Teach Your Child Conflict Resolution to Create Positive ChangeJanuary 14, 2016
By Amelia Orozco
Celebrating the legacy of the Rev. Dr. Martin Luther King, Jr. is a great way to create change for good in our homes and communities. His insistence on nonviolence in the face of hatred and racial discrimination shows us that even the toughest fights can be fought without one flying fist.
“I have decided to stick with love, for I know that love is ultimately the only answer to mankind’s problems...hate is too great a burden to bear,” Dr. King said at the Southern Christian Leadership Conference in August 1967.
Even today, both in the mundane and in the monumental, we must make the conscious choice to decide to follow the path of love and peace.
As parents, our actions dictate the manner in which our children interact with others. In a world saturated with news of riots in the streets stemming from racial discrimination, our demeanor matters more than ever. After all, your home is your child’s first school and you are his or her first teacher.
In high school, where adolescents experience both physical and emotional maturity, it is just as important to address these issues. This is the day and age when the skewed images of perfection are dictated by social media. Bullying abounds behind the mask of a phone or computer as people lash out and insult each other with abandon, never fearing the consequences. At this formative stage, a young person can still be swayed to one side or the other. Will your children be the peacemakers or the fighters?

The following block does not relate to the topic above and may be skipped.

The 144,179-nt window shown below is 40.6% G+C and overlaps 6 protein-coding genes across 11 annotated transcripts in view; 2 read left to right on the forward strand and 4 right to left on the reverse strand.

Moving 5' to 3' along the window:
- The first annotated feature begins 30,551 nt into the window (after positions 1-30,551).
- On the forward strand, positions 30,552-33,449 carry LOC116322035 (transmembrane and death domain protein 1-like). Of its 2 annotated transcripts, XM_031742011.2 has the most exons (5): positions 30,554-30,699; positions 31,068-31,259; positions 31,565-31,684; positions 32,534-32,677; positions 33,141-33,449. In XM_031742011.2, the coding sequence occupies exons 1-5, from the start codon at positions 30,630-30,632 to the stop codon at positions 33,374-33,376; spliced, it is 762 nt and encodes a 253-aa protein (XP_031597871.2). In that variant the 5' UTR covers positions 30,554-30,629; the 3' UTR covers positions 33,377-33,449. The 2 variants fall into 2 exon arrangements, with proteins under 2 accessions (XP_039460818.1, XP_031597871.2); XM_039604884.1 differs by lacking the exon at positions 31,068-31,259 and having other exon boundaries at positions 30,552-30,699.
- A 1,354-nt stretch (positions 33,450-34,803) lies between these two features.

To be peacemakers, it starts with a plan to agree to resolve conflict intelligently. Conflict resolution is taught in many schools and organizations around the country, but you can also practice at home with your teenager.
Unpack ideas such as:
- How to de-escalate an argument
- Dealing with anger
- What our body language communicates to others
- Training our tempers
- Acknowledging our feelings and others’
We are all entitled to be angry, but what we do with that anger can have significant consequences in our lives, whether they are good or bad.
Ask your teen’s school if they currently offer a conflict resolution program for students. If they do not, ask if they can offer one in the near future. Your opinion is very important in your child’s education and most schools are open to new ideas that affect positive change.
At home, encourage your child to stand up for him or herself and others to affect positive social change. It starts with your child’s world and can grow larger as his or her peers are affected. What change will your child make to honor Dr. King’s legacy?
Amelia Orozco is the senior editor and writer at the Chicago Zoological Society/Brookfield Zoo and a community and entertainment reporter for TeleGuía Chicago and Extra Newspaper. A mother of three, Amelia also maintains an active role in her community and church by working with youth and promoting education and diversity through her writing and volunteer efforts.